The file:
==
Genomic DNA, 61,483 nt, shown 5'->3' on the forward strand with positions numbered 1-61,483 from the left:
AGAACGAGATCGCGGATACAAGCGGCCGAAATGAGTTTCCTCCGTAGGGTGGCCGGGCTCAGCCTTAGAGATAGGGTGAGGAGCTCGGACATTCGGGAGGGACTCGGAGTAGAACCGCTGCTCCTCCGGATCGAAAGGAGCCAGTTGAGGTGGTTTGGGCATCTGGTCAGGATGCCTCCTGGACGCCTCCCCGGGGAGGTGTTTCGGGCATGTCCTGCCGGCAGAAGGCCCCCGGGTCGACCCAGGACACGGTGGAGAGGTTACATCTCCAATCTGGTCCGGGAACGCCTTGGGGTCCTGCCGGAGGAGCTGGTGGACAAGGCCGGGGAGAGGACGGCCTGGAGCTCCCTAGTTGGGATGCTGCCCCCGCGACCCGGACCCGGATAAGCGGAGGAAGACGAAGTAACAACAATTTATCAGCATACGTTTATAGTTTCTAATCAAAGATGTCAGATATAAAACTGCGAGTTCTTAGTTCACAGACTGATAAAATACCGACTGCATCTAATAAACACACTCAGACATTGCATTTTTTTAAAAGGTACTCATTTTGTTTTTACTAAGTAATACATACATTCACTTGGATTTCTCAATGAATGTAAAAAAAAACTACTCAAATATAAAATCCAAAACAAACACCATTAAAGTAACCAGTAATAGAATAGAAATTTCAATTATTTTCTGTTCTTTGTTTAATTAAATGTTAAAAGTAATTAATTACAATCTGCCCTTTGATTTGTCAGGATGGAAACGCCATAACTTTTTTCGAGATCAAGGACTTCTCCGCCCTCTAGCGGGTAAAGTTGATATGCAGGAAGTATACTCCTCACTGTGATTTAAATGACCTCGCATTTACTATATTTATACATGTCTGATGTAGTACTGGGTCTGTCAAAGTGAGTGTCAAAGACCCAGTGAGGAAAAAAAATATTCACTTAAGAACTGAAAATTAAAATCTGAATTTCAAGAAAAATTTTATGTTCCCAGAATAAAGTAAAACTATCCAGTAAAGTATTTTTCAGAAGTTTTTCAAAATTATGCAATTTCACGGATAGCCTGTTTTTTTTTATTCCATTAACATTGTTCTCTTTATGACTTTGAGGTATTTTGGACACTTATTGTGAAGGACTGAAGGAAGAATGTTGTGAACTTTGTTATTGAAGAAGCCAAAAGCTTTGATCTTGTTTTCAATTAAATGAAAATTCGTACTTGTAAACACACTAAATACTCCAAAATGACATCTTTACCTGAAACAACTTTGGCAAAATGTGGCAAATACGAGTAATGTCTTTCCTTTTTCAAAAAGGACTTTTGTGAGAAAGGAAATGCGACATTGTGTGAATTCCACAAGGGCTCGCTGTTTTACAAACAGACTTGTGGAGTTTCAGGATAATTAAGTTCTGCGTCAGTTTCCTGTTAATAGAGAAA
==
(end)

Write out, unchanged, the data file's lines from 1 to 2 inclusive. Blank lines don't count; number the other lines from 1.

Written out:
Genomic DNA, 61,483 nt, shown 5'->3' on the forward strand with positions numbered 1-61,483 from the left:
AGAACGAGATCGCGGATACAAGCGGCCGAAATGAGTTTCCTCCGTAGGGTGGCCGGGCTCAGCCTTAGAGATAGGGTGAGGAGCTCGGACATTCGGGAGGGACTCGGAGTAGAACCGCTGCTCCTCCGGATCGAAAGGAGCCAGTTGAGGTGGTTTGGGCATCTGGTCAGGATGCCTCCTGGACGCCTCCCCGGGGAGGTGTTTCGGGCATGTCCTGCCGGCAGAAGGCCCCCGGGTCGACCCAGGACACGGTGGAGAGGTTACATCTCCAATCTGGTCCGGGAACGCCTTGGGGTCCTGCCGGAGGAGCTGGTGGACAAGGCCGGGGAGAGGACGGCCTGGAGCTCCCTAGTTGGGATGCTGCCCCCGCGACCCGGACCCGGATAAGCGGAGGAAGACGAAGTAACAACAATTTATCAGCATACGTTTATAGTTTCTAATCAAAGATGTCAGATATAAAACTGCGAGTTCTTAGTTCACAGACTGATAAAATACCGACTGCATCTAATAAACACACTCAGACATTGCATTTTTTTAAAAGGTACTCATTTTGTTTTTACTAAGTAATACATACATTCACTTGGATTTCTCAATGAATGTAAAAAAAAACTACTCAAATATAAAATCCAAAACAAACACCATTAAAGTAACCAGTAATAGAATAGAAATTTCAATTATTTTCTGTTCTTTGTTTAATTAAATGTTAAAAGTAATTAATTACAATCTGCCCTTTGATTTGTCAGGATGGAAACGCCATAACTTTTTTCGAGATCAAGGACTTCTCCGCCCTCTAGCGGGTAAAGTTGATATGCAGGAAGTATACTCCTCACTGTGATTTAAATGACCTCGCATTTACTATATTTATACATGTCTGATGTAGTACTGGGTCTGTCAAAGTGAGTGTCAAAGACCCAGTGAGGAAAAAAAATATTCACTTAAGAACTGAAAATTAAAATCTGAATTTCAAGAAAAATTTTATGTTCCCAGAATAAAGTAAAACTATCCAGTAAAGTATTTTTCAGAAGTTTTTCAAAATTATGCAATTTCACGGATAGCCTGTTTTTTTTTATTCCATTAACATTGTTCTCTTTATGACTTTGAGGTATTTTGGACACTTATTGTGAAGGACTGAAGGAAGAATGTTGTGAACTTTGTTATTGAAGAAGCCAAAAGCTTTGATCTTGTTTTCAATTAAATGAAAATTCGTACTTGTAAACACACTAAATACTCCAAAATGACATCTTTACCTGAAACAACTTTGGCAAAATGTGGCAAATACGAGTAATGTCTTTCCTTTTTCAAAAAGGACTTTTGTGAGAAAGGAAATGCGACATTGTGTGAATTCCACAAGGGCTCGCTGTTTTACAAACAGACTTGTGGAGTTTCAGGATAATTAAGTTCTGCGTCAGTTTCCTGTTAATAGAGAAA